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industrial cello : will aliphatic glue work onto surfaces that were previously glued with (unknown) industrial glue?


Atelier en bois
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Hi there,

as a professional violin maker I sometimes feel uncomfortable when an industrial instrument comes to the bench and needs reglueing.  I'm talking about industrial glue that dries into "plastic-ish" layer. 

I usually cut chips of this old glue to test for hot water dissolution, but most often I get no happy surprise : plastic-ish, indeed!  So after having mechanically removed the glue I glue it back, usually with aliphatic glue (not to mention a very famous brand name :-))  I wouldn't dare to use my good old hide glue, as I tend to consider that the wood has been sealed with the old industrial glue, preventing the hide glue to "bind" to the wood, and there is also the problem of poor contact induced by roughly fitted surfaces.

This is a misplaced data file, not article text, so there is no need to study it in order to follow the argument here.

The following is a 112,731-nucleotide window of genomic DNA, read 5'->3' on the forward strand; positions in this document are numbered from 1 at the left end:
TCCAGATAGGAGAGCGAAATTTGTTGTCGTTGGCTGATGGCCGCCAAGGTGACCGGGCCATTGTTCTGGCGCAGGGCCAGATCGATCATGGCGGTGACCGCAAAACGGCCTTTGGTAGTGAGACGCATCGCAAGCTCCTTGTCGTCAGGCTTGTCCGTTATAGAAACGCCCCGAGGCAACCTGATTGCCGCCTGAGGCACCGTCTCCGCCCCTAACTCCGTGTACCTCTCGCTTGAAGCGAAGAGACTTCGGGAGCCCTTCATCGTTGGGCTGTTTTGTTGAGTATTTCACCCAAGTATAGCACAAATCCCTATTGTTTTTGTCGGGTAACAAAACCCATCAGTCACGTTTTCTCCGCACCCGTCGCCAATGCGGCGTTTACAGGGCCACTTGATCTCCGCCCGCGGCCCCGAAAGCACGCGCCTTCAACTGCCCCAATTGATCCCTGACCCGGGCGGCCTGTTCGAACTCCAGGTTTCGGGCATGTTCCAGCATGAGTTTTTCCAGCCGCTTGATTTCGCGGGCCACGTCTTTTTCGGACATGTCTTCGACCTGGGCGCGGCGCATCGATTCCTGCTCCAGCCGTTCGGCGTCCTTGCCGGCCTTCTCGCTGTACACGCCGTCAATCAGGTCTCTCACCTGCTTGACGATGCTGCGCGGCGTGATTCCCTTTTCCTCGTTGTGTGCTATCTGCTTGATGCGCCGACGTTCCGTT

This time I have this problem again, the old glue is transparent, has no colour and is brittle,  and what is needed is to glue the neck back into the body, and I'm a bit scared because of the high constraint...

... would someone share with me some knowledge, some experience in this general matter?  It could be easy to refuse to do such "indus" work, but I like the idea of helping everybody, discrimination based on glue type is not an option!

Thank you very much.

Arnaud

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2 hours ago, Atelier en bois said:

...I wouldn't dare to use my good old hide glue, as I tend to consider that the wood has been sealed with the old industrial glue, preventing the hide glue to "bind" to the wood...

I'm not sure that this is a valid concern, because hide glue adheres strongly to completely non-porous substances such as glass.

 

2 hours ago, Atelier en bois said:

..there is also the problem of poor contact induced by roughly fitted surfaces....

This is a valid concern, because hide glue is not a good gap filler.

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The ability of hide to adhere surfaces has more to do with polarity than porosity - it is an electrochemical bond, not a physical bond. In a sense it is actually the water in the gelatin matrix that serves as the adhesive rather than the gelatin itself. Hide doesn't stick to dried aliphatic resin or pva glues because of their polarity.

On an inexpensive factory instrument with a badly fitted neck, I'd consider epoxy. 

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